This year's US presidential election could come down to results in just a few key states.
Most states are tipped to vote one way or another - so we have already assigned 188 votes to Mr Trump and 233 to Mr Biden.
Can Joe Biden wrestle enough away to seize the presidency? Or will Donald Trump romp home to a second term?
It's all about the race to 270 electoral votes - and this time you decide.
How did we pick these states?
In the US election system, it's the state-level results that count. Each state has a number of electoral votes, based on population, and many reliably vote the same way each time.
Two independent American sources, Real Clear Politics and The Cook Political Report, publish lists of states grouped by how they are expected to vote on election night. Several states are classified as "toss-ups", which means they could be won by either side.
We chose our seven key states from those toss-ups which have enough electoral votes to sway the final outcome and where we expect the battle to be fought most closely. President Trump won all of them in 2016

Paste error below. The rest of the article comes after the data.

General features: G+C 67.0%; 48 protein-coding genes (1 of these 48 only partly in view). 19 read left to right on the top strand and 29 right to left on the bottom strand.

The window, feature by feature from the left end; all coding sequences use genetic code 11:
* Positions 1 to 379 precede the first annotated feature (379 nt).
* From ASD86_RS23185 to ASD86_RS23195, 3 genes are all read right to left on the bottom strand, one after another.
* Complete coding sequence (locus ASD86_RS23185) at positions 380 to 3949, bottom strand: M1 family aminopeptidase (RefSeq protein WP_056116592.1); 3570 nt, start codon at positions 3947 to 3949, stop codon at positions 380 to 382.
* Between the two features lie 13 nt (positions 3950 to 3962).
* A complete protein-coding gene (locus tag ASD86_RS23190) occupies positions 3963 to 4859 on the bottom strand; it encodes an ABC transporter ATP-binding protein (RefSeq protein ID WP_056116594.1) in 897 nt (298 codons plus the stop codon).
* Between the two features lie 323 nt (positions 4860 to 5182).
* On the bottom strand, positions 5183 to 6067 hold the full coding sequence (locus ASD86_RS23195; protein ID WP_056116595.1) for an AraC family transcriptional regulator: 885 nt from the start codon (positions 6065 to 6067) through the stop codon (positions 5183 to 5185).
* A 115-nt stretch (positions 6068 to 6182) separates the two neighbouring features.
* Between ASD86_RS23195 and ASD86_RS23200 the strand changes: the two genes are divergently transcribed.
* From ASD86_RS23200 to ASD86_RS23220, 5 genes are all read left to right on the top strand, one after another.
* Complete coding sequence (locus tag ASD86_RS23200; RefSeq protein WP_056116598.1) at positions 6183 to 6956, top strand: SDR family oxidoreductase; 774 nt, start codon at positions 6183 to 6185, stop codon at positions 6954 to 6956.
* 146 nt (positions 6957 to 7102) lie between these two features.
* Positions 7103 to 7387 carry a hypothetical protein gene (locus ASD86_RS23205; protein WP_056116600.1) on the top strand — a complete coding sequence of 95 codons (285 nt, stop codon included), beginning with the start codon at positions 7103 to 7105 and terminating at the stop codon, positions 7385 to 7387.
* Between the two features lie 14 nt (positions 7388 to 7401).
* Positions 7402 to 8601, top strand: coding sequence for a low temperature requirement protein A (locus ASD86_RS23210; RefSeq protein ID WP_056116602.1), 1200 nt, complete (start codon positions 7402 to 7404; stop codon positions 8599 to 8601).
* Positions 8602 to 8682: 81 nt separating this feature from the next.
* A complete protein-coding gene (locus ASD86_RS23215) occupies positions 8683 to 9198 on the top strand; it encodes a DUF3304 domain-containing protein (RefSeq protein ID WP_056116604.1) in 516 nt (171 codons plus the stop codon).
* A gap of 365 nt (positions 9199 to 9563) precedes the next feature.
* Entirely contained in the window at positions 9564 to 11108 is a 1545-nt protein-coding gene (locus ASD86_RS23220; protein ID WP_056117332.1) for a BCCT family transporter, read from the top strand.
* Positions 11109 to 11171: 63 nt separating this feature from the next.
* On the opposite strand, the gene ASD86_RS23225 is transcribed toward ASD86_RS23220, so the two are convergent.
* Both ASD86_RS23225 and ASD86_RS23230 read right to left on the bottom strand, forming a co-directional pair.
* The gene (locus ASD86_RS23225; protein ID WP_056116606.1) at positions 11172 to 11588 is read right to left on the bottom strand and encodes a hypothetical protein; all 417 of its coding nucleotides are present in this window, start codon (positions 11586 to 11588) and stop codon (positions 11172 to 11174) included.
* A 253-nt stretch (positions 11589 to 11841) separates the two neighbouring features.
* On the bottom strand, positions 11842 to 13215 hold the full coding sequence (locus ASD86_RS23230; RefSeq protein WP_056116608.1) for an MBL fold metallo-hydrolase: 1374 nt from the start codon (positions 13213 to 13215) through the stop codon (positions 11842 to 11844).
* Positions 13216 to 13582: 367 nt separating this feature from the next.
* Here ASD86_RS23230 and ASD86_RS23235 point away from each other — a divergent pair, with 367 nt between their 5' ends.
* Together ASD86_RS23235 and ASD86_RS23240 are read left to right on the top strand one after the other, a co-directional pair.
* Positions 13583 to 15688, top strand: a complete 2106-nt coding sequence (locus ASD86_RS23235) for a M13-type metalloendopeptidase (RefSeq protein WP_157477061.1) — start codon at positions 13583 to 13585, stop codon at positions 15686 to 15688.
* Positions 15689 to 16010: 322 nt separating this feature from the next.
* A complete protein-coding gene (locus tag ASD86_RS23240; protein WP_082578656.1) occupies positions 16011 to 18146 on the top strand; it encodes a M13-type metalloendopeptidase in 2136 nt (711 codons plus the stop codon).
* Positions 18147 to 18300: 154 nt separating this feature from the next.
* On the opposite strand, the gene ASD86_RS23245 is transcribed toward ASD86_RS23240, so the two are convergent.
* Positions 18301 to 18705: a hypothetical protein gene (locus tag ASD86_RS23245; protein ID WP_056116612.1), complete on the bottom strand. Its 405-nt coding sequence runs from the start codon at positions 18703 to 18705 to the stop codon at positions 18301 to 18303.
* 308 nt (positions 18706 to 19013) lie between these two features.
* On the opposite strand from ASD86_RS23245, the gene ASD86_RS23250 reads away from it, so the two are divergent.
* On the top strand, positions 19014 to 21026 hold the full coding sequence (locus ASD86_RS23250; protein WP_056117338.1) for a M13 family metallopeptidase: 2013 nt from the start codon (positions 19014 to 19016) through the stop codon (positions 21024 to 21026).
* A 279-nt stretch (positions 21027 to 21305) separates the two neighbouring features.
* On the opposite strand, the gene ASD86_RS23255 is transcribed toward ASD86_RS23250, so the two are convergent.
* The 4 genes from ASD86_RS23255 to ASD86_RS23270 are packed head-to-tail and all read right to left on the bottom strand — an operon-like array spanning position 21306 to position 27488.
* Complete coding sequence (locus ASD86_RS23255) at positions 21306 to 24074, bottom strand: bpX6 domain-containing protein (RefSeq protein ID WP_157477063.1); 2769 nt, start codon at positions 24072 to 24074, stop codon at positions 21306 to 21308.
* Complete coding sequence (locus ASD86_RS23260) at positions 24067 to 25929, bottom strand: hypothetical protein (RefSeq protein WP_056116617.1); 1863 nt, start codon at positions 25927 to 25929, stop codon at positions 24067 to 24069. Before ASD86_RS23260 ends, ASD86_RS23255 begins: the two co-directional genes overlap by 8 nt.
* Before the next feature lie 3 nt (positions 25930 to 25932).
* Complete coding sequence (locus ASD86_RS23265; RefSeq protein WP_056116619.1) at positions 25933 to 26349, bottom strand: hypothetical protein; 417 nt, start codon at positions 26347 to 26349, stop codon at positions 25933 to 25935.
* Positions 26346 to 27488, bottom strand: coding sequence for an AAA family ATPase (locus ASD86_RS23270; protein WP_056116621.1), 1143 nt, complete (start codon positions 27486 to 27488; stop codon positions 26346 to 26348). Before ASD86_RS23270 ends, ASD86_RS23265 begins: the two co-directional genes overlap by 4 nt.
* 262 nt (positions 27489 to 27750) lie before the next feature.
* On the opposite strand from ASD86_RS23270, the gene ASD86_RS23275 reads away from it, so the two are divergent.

Why do the candidates start with some votes?
Since most states are already tipped to vote one way or another, we've assigned their respective electoral votes to the candidate that each is considered most likely to vote for. This means the game starts at 188 votes for Mr Trump and 233 for Mr Biden.
Can there be a tie?
Technically, yes. There are a total of 538 electoral college votes and it is possible for two candidates to win states in such a way that each will come out with 269 votes. Awkward.
It's also possible for no candidate to receive a majority.
To determine a single winner, the US House of Representatives will vote for the next president and the US Senate will vote for the next vice-president.
This is so rare, though, that it's only happened a few times in US history… and not since the 19th Century.
Written and produced by Harriet Agerholm, Becky Dale, Evisa Terziu and Sean Willmott
What questions do you have about the US election?
The US election process can be confusing. The BBC is here to help make sense of it. Please put your questions below.
If you can't see the form, you may need to view the site on a desktop.